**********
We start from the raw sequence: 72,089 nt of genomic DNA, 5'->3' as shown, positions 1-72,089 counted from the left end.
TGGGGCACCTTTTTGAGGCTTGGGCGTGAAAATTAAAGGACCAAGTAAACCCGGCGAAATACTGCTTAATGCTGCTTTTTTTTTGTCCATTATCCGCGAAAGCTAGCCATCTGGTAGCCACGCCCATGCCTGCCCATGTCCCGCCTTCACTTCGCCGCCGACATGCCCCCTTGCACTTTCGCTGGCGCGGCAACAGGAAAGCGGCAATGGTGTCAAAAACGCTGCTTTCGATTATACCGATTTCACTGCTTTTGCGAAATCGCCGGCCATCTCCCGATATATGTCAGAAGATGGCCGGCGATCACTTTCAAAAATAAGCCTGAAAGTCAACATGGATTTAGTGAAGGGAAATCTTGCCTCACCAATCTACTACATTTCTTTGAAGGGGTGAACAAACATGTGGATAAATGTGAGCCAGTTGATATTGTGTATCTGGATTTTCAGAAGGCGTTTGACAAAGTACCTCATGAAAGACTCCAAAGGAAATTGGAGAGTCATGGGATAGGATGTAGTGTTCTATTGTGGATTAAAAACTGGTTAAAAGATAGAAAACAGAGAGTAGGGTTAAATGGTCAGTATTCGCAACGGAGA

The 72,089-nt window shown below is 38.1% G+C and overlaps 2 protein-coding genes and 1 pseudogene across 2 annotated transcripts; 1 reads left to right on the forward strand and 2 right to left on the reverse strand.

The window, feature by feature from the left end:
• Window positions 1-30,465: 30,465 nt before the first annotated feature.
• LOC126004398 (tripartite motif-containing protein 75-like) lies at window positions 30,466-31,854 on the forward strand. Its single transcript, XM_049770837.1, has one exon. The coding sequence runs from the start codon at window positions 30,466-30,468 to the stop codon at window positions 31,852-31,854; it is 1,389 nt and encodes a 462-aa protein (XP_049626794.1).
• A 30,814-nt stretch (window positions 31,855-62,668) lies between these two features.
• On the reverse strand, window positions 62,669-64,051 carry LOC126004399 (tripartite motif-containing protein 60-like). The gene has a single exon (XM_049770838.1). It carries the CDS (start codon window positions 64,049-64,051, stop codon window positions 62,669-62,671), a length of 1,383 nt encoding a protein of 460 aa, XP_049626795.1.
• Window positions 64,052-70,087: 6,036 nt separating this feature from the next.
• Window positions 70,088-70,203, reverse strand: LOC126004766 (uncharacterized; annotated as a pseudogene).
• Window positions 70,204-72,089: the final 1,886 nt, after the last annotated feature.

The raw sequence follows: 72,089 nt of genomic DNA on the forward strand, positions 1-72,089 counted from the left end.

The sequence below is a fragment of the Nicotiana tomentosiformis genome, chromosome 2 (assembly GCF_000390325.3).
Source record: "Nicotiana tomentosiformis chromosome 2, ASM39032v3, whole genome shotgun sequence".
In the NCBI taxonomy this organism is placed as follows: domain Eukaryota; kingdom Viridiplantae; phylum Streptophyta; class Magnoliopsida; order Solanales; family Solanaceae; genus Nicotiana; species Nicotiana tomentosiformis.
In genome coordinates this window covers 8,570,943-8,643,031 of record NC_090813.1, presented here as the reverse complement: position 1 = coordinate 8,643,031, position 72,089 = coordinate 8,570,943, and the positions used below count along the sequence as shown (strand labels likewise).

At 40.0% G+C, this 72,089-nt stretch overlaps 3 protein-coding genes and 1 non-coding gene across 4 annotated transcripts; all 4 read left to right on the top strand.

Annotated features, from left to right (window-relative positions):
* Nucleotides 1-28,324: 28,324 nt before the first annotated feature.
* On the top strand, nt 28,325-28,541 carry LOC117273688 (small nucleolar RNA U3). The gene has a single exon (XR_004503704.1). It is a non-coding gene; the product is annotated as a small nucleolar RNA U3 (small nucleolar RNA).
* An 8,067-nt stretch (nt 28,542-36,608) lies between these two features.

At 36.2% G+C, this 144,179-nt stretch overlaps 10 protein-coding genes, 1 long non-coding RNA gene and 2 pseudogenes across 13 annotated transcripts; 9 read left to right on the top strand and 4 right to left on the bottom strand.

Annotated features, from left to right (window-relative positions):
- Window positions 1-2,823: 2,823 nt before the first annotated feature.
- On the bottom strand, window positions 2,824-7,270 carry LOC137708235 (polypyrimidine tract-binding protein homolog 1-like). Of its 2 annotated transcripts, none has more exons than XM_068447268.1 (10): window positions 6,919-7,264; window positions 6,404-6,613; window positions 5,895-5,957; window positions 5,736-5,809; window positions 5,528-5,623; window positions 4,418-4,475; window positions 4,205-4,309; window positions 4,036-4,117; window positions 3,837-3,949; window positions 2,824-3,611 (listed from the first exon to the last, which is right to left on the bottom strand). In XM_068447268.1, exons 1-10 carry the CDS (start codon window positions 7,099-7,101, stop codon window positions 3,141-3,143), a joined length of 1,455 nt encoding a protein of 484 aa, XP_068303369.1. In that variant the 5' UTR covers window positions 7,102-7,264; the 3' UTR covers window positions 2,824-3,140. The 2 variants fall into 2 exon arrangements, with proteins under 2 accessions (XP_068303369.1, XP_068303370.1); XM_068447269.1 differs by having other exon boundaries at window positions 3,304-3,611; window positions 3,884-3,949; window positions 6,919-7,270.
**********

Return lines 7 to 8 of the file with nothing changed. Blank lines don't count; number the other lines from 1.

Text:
• A 30,814-nt stretch (window positions 31,855-62,668) lies between these two features.
• On the reverse strand, window positions 62,669-64,051 carry LOC126004399 (tripartite motif-containing protein 60-like). The gene has a single exon (XM_049770838.1). It carries the CDS (start codon window positions 64,049-64,051, stop codon window positions 62,669-62,671), a length of 1,383 nt encoding a protein of 460 aa, XP_049626795.1.